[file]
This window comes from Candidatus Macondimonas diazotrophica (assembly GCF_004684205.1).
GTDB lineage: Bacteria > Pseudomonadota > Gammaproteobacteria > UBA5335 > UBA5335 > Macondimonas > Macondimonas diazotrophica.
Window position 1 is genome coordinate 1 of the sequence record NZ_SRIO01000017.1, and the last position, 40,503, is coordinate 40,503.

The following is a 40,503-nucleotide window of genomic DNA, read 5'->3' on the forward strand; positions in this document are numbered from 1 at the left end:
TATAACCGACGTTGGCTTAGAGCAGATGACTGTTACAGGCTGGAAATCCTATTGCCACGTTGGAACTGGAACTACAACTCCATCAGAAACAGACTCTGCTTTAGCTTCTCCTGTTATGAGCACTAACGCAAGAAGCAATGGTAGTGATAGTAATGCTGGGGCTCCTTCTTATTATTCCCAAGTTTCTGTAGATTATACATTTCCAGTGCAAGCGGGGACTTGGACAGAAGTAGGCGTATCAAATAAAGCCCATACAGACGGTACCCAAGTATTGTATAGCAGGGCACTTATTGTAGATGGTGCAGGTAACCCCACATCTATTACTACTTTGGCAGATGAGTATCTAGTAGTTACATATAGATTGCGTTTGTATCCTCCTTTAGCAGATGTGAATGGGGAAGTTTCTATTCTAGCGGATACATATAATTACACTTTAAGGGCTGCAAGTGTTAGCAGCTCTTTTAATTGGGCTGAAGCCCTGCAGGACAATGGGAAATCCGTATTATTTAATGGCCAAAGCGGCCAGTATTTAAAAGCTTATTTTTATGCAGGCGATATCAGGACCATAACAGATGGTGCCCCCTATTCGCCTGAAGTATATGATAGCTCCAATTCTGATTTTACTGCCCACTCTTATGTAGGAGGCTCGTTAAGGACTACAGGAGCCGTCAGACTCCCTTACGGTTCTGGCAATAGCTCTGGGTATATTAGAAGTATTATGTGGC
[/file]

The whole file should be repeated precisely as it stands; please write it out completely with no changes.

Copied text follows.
This window comes from Candidatus Macondimonas diazotrophica (assembly GCF_004684205.1).
GTDB lineage: Bacteria > Pseudomonadota > Gammaproteobacteria > UBA5335 > UBA5335 > Macondimonas > Macondimonas diazotrophica.
Window position 1 is genome coordinate 1 of the sequence record NZ_SRIO01000017.1, and the last position, 40,503, is coordinate 40,503.

The following is a 40,503-nucleotide window of genomic DNA, read 5'->3' on the forward strand; positions in this document are numbered from 1 at the left end:
TATAACCGACGTTGGCTTAGAGCAGATGACTGTTACAGGCTGGAAATCCTATTGCCACGTTGGAACTGGAACTACAACTCCATCAGAAACAGACTCTGCTTTAGCTTCTCCTGTTATGAGCACTAACGCAAGAAGCAATGGTAGTGATAGTAATGCTGGGGCTCCTTCTTATTATTCCCAAGTTTCTGTAGATTATACATTTCCAGTGCAAGCGGGGACTTGGACAGAAGTAGGCGTATCAAATAAAGCCCATACAGACGGTACCCAAGTATTGTATAGCAGGGCACTTATTGTAGATGGTGCAGGTAACCCCACATCTATTACTACTTTGGCAGATGAGTATCTAGTAGTTACATATAGATTGCGTTTGTATCCTCCTTTAGCAGATGTGAATGGGGAAGTTTCTATTCTAGCGGATACATATAATTACACTTTAAGGGCTGCAAGTGTTAGCAGCTCTTTTAATTGGGCTGAAGCCCTGCAGGACAATGGGAAATCCGTATTATTTAATGGCCAAAGCGGCCAGTATTTAAAAGCTTATTTTTATGCAGGCGATATCAGGACCATAACAGATGGTGCCCCCTATTCGCCTGAAGTATATGATAGCTCCAATTCTGATTTTACTGCCCACTCTTATGTAGGAGGCTCGTTAAGGACTACAGGAGCCGTCAGACTCCCTTACGGTTCTGGCAATAGCTCTGGGTATATTAGAAGTATTATGTGGC